“Being able to predict health conditions based on population characteristics combined with personalized monitoring and take preventive actions to avoid costly emergency visits is a major cost saver for the entire system. Wearable health monitors, smart pill bottles, and virtual patient consultations provide physicians with better data about how their patients are doing and allow them to spot and treat patients before physical symptoms appear.”
Analytics Predict Increased Staffing Needs
While the role of technology in healthcare has increased dramatically, there’s one thing that hasn’t been replaced yet – direct patient care.
Human doctors, nurses, aides, and other medical professionals are crucial to the success (or failure) of the healthcare system. As we’ve seen during the COVID-19 pandemic, staffing plays a critical role in making sure patients receive the care they need. Intensive care units (ICUs) aren’t any better than a regular hospital bed without the highly trained nurses and doctors that staff those units.
Healthcare data analytics can be used to predict surges in patients, allowing hospitals to adjust staffing beforehand and avoid being understaffed when the need is the highest. Not only can ICU units use this data, but many other areas of the hospital can also leverage it, such as labor & delivery and surgery units.
Data can also be used to predict longer-term nursing and physician needs, allowing nursing schools and other medical trainers to recruit the right number of people to ensure staffing levels can be met in the future.
Analytics Reduce Healthcare Costs
Anyone who has ever received a hospital bill can likely agree that costs are a concern. The cost of healthcare has been on the rise for years, and many reports have shown that healthcare is one of the biggest expenses for families in the United States. Not only that, but rising costs have been reported to keep people from getting care early on, leading to more expensive emergency care down the road.
There has been a lot of effort in recent years to improve the cost of care through sharing cost data with the public, showing physicians how they compare with others in their areas, and using patient data to help those with chronic illnesses avoid costly emergency room visits.
Total Cost of Care
The Network for Regional Healthcare Improvement (NRHI) has been working to measure and report total cost of care for several years now by partnering with healthcare organizations to compile healthcare data into reports for physicians and the public. The reports show the total cost of care for each physician along with several other factors, including the complexity of patients and patient care. Data has shown that the factors driving healthcare costs vary from region to region.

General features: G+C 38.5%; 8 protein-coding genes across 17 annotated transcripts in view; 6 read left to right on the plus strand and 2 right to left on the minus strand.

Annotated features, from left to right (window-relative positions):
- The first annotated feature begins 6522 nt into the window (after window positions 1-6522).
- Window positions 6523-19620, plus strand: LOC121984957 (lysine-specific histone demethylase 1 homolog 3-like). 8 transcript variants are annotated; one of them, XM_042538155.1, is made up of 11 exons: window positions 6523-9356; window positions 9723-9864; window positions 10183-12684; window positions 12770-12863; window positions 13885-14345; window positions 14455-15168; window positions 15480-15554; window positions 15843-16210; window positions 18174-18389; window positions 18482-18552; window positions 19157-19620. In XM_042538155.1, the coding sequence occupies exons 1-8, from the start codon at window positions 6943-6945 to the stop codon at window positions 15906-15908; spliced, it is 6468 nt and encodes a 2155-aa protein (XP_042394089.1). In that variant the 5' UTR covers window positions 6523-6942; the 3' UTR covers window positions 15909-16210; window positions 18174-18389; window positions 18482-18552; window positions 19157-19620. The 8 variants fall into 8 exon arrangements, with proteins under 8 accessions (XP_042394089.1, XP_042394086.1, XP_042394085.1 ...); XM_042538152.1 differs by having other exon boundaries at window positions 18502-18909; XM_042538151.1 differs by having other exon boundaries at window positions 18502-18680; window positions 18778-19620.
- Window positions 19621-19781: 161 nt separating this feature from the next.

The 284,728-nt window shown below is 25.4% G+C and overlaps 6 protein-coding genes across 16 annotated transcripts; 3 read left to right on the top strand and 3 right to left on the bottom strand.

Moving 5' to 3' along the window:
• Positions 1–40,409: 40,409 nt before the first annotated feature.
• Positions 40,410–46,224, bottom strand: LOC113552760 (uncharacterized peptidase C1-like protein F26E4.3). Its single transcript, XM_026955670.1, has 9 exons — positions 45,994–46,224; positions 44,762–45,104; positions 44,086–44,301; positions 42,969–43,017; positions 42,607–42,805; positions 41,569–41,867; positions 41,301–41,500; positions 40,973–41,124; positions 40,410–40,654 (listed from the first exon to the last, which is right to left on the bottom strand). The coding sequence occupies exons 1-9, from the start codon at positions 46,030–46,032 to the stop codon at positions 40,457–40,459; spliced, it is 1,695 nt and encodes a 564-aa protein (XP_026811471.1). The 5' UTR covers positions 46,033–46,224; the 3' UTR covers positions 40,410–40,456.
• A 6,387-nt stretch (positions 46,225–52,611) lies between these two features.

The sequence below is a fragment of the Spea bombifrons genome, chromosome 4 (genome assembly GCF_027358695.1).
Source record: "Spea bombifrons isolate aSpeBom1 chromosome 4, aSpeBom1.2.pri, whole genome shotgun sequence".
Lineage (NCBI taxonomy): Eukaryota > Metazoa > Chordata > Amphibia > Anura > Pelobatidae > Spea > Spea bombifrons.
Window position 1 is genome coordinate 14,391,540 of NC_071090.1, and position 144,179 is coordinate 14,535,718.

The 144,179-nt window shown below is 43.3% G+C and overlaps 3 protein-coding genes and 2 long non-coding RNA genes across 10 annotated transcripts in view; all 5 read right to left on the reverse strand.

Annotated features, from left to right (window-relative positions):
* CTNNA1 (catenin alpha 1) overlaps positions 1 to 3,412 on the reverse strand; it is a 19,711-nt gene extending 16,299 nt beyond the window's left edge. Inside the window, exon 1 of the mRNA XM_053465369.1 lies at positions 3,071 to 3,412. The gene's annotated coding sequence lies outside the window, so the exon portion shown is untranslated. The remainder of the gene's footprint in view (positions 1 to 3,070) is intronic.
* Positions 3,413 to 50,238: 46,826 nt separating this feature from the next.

Healthcare data analytics is also being used to reduce costs by decreasing repeat or unnecessary testing, decreasing readmissions to the hospital, and reducing emergency room visits. Studies have shown that unnecessary testing in healthcare adds billions of dollars to healthcare costs, and one report stated that costs are as high as $210 billion per year.
Price transparency is another area where data analytics in healthcare is working to make a difference. Many organizations are pushing for better price transparency when it comes to the cost of procedures, tests, and other healthcare services, which allows patients to make decisions about what they deem is best.
Don Berwick, president emeritus and senior fellow at the Institute for Healthcare Improvement, says:
“We have really good data that show when you take patients and you really inform them about their choices, patients make more frugal choices. They pick more efficient choices than the health care system does.”
The Future of Cost Savings
It’s easy to see that the future of healthcare is in data analytics. Everything from patient care to staffing is dependent on knowing and understanding the data. Without data analytics in healthcare, tracking disease trends (like flu season, increased cases of diabetes, etc.) would be impossible.
Patient trends and outcomes would be difficult to improve. Costs of care and drugs wouldn’t be available to physicians or consumers, and competition wouldn’t be able to drive down those costs. Surges in staffing needs would be impossible to predict and prepare for.
Without healthcare data analytics, any improvement in care, costs, or any other category would be difficult to quantify. Healthcare needs analytics to continue improving, evolving and providing the best care for patients possible.